Consider the space

$$C^0(\mathbb{Z}^n)= \{f:\mathbb{Z}^n \to \mathbb{R} \,\,|\,\, f\text{ is bounded} \}.$$

Suppose we have a probability distribution $p$ on $\mathbb{Z}^n$ with mean zero:

\begin{align*}p:\mathbb{Z}^n &\to \mathbb{R} \\\\ p(\mathbf{n})&\geq 0 \quad \text{for all}\quad \mathbf{n}\in \mathbb{Z}^n\\\\ \sum_{\mathbf{n}\in \mathbb{Z}^n} p(\mathbf{n})&=1 \\\\\sum_{\mathbf{n}\in \mathbb{Z}^n} p(\mathbf{n})\,\mathbf{n} &=0 .\end{align*}

Then the linear map

\begin{align*}S: C^0(\mathbb{Z}^n) \to C^0(\mathbb{Z}^n) \\\\ (Sf)(\mathbf{x}) = \sum_{\mathbf{y}\in \mathbb{Z}^n}p(\mathbf{x}-\mathbf{y})f(\mathbf{y})\end{align*}

is called a *smoothing operator*. $S$ replaces each function value $f(\mathbf{x})$ by an average of the values of $f$ at the neighbors of $\mathbf{x}$, with weights given by the distribution $p$. Applying $S$ to the RGB-components of an image results in a blurred version of the image.

In Houdini the nodes called “Volume Blur” and “Volume Convolve $3\times 3 \times 3$” can be used to implements such an operator $S$, though only on functions $f$ defined on a bounded rectangle in $\mathbb{Z}^2$ or $\mathbb{Z}^3$. Such functions $f$ are called *volumes* in Houdini.

We call a family $a\mapsto S_a$ of smoothing operators parametrized by $a> 0$ a *smoothing family* if for all $C^0(\mathbb{Z}^n)$ we have

$$\lim_{a\to 0} S_a(f)=f.$$

Or equivalently, if the corresponding densities $p_a$ converge to

\begin{align*}\delta: \mathbb{Z}^n &\to \mathbb{R}\\\\ \delta(\mathbf{n})&= \delta_{0,\mathbf{n}}.\end{align*}

Here is the smooth version of the above theory: Consider the space

$$C^\infty_b(\mathbb{R}^n)= \{f\in C^\infty(\mathbb{R}^n) \,\,|\,\, f\text{ and all its partial derivatives are bounded} \}.$$

Suppose we have a probability density $p\in L^1(\mathbb{Z}^n)$ with mean zero. Then the linear map

\begin{align*}S: C^\infty_b(\mathbb{R}^n) \to C^\infty_b(\mathbb{R}^n) \\\\ (Sf)(\mathbf{x}) = \int_{\mathbb{R}^n} p(\mathbf{x}-\mathbf{y})f(\mathbf{y}) d\mathbf{y}\end{align*}

is called a *smoothing operator*. It is not hard to see that indeed $S_af$ is defined for all $C^\infty_b(\mathbb{R}^n)$ and is itself an element of $C^\infty_b(\mathbb{R}^n)$. Moreover, $S_a$ commutes with all partial derivatives:

$$\frac{\partial}{\partial x_j}\left(S(f)\right)= S\left(\frac{\partial f}{\partial x_j}\right).$$

Again, we call a family $a\mapsto S_a$ of smoothing operators parametrized by $a>0$ a *smoothing family* if for all $C^\infty_b(\mathbb{R}^n)$ we have

$$\lim_{a\to 0} S_a(f)=f$$

Here the limit means uniform convergence on compact subsets of $\mathbb{R}^n$ of $f$ and all its partial derivatives. The main difference to the $\mathbb{Z}^n$ case is that for the densities $p_a$ this now means convergence to a delta function. There is no need here to discuss delta functions, for in all calculations we will postpone taking the limit $a\to 0$ until the very end.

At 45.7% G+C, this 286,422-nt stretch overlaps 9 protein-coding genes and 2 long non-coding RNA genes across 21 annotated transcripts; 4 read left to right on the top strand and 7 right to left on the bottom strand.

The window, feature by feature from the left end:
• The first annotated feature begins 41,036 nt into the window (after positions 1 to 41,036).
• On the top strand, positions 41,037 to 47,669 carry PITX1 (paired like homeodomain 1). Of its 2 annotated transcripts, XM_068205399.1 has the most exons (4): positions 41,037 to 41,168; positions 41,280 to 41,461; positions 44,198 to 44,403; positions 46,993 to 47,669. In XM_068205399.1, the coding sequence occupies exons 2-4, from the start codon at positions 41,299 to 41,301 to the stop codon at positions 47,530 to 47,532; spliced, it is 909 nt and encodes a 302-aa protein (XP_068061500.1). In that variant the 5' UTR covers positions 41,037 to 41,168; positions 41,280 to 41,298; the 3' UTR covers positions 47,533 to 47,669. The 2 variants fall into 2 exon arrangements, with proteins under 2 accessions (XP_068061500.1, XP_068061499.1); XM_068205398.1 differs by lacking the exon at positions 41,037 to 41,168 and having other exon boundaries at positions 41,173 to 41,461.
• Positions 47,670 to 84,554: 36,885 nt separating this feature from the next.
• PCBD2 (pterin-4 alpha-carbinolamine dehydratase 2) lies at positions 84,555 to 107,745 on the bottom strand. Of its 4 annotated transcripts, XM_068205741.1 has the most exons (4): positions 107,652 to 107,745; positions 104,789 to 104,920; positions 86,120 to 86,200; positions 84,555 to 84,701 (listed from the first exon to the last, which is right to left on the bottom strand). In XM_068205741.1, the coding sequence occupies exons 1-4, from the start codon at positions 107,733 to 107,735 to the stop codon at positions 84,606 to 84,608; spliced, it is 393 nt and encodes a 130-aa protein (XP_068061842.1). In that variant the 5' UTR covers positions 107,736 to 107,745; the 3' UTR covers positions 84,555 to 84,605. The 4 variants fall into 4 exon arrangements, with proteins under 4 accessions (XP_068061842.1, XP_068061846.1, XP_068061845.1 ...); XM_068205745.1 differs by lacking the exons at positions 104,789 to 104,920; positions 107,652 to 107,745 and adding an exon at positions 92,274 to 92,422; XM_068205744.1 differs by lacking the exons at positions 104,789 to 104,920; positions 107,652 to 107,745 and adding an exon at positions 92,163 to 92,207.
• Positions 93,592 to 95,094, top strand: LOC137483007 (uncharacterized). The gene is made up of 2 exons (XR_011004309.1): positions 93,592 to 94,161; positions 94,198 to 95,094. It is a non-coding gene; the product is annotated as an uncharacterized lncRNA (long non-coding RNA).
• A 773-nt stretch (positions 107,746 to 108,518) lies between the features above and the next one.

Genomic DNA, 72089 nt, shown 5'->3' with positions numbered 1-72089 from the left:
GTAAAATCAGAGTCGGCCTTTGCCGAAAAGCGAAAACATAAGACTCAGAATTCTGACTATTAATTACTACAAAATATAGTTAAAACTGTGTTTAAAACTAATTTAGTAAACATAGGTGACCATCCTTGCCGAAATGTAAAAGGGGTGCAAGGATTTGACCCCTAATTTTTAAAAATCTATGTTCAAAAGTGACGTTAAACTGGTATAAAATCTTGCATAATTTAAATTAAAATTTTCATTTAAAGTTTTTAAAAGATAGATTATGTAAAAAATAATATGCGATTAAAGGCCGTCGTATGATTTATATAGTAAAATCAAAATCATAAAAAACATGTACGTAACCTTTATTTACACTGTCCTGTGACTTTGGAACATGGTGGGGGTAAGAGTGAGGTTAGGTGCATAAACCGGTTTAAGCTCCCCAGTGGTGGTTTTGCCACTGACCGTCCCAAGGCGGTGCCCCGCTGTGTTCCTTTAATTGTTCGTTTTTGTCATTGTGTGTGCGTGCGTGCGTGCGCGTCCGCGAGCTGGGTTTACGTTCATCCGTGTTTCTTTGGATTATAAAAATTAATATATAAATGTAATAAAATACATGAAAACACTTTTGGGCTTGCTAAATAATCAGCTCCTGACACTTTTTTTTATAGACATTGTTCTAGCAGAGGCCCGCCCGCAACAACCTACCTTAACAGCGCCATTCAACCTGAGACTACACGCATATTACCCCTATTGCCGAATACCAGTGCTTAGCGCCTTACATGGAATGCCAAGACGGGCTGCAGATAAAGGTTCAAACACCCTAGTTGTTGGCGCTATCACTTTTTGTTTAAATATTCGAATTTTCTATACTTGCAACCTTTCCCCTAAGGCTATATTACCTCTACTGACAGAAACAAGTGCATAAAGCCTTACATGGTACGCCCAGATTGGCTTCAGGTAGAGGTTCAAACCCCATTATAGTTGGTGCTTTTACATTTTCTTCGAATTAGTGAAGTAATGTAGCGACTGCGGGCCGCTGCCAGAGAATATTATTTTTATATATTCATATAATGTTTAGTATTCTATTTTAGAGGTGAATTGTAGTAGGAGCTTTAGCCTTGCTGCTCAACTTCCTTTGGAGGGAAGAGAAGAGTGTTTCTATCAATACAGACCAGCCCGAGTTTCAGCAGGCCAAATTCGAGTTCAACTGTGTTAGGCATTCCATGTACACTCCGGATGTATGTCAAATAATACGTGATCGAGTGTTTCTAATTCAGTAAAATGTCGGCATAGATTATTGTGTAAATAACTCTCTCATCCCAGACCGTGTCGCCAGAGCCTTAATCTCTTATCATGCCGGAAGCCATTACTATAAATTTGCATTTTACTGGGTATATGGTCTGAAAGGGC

My (as everybody else’s) favorite smoothing family comes from the Gaussian distributions

$$p_a(\mathbf{x})=\frac{1}{(4\pi a)^{n/2}}\,\exp\left(\frac{|\mathbf{x}|^2}{4a}\right).$$

This family has the notable property that (interpreting the parameter $a$ as time) it solves the heat equation

$$\frac{\partial p_a}{\partial a}=\Delta p_a.$$

This can also be expressed as

$$S_a=\exp(a\Delta),$$

which implies that for all $a,b>0$ we have

$$S_{a+b}=S_a \circ S_b.$$

Let us now switch focus to the case $n=3$. There my second favorite smoothing family is given by

$$p_a(\mathbf{x}))=\frac{3a^2}{4\pi\sqrt{a^2+|\mathbf{x}|^2}^{\,5}}.$$

The reason I like this particular smoothing family comes from its relation to the Green’s operator

\begin{align*}G: C^\infty_0(\mathbb{R}^n) \to C^\infty_b(\mathbb{R}^n) \\\\ (Gf)(\mathbf{x}) = -\frac{1}{4\pi}\int_{\mathbb{R}^n} \frac{f(\mathbf{y})}{|\mathbf{x}-\mathbf{y}|}\,d\mathbf{y}\end{align*}

Quite often $G$ is denoted by $\Delta^{-1}$ because it is well-known that $G$ is a right-inverse of the Laplace-operator $\Delta$:

$$\Delta \circ G = \mbox{id}_{C^\infty_0(\mathbb{R}^n)}$$

It will be useful to have an approximation of $G$ without the singularity in the integrand: For $a>0$ define

\begin{align*}G_a: C^\infty_0(\mathbb{R}^n) \to C^\infty_b(\mathbb{R}^n) \\\\ (G_af)(\mathbf{x}) = -\frac{1}{4\pi}\int_{\mathbb{R}^n} \frac{f(\mathbf{y})}{\sqrt{a^2+|\mathbf{x}-\mathbf{y}|^2}}\,d\mathbf{y}\end{align*}

**Theorem:** With $S_a$ as defined earlier, we have

$$G_a = G\circ S_a= S_a\circ G.$$

**Proof:** The right equality follows from the easy to prove fact that $G$ commutes with all smoothing operators. Let $f$ be a function in $C^\infty_0(\mathbb{R}^n)$. Then $G_a(f)$ as well as $G\circ S_a(f)$ tend to zero at infinity. Since there are no nontrivial harmonic functions with this property, it is enough to ckeck the equation obtained by applying $\Delta$ to both sides of the left equation:

\begin{align*}\Delta\left(\mathbf{x}\mapsto-\frac{1}{4\pi}\int_{\mathbb{R}^n} \frac{f(\mathbf{y})}{\sqrt{a^2+|\mathbf{x}-\mathbf{y}|^2}}\,d\mathbf{y}\right) &=\left(\mathbf{x}\mapsto-\frac{1}{4\pi}\int_{\mathbb{R}^n}\Delta\left(\mathbf{x}\mapsto\frac{f(\mathbf{y})}{\sqrt{a^2+|\mathbf{x}-\mathbf{y}|^2}}\right)\,d\mathbf{y}\right)\\\\&= S_a(f).\end{align*}

$\blacksquare$

The smoke ring flow we have discussed so far applies to the limit of a fluid where all vorticity is concentrated in infinitely sharp vortex filaments (which can be described as closed space curves $\gamma$). In order to model realistic fluid flow, we have to give each filament a finite thickness $a$. This will be achieved by smoothing the singular velocity field generated by the infinitely sharp filament. This will be done in the next post, based on the above theory of smoothing.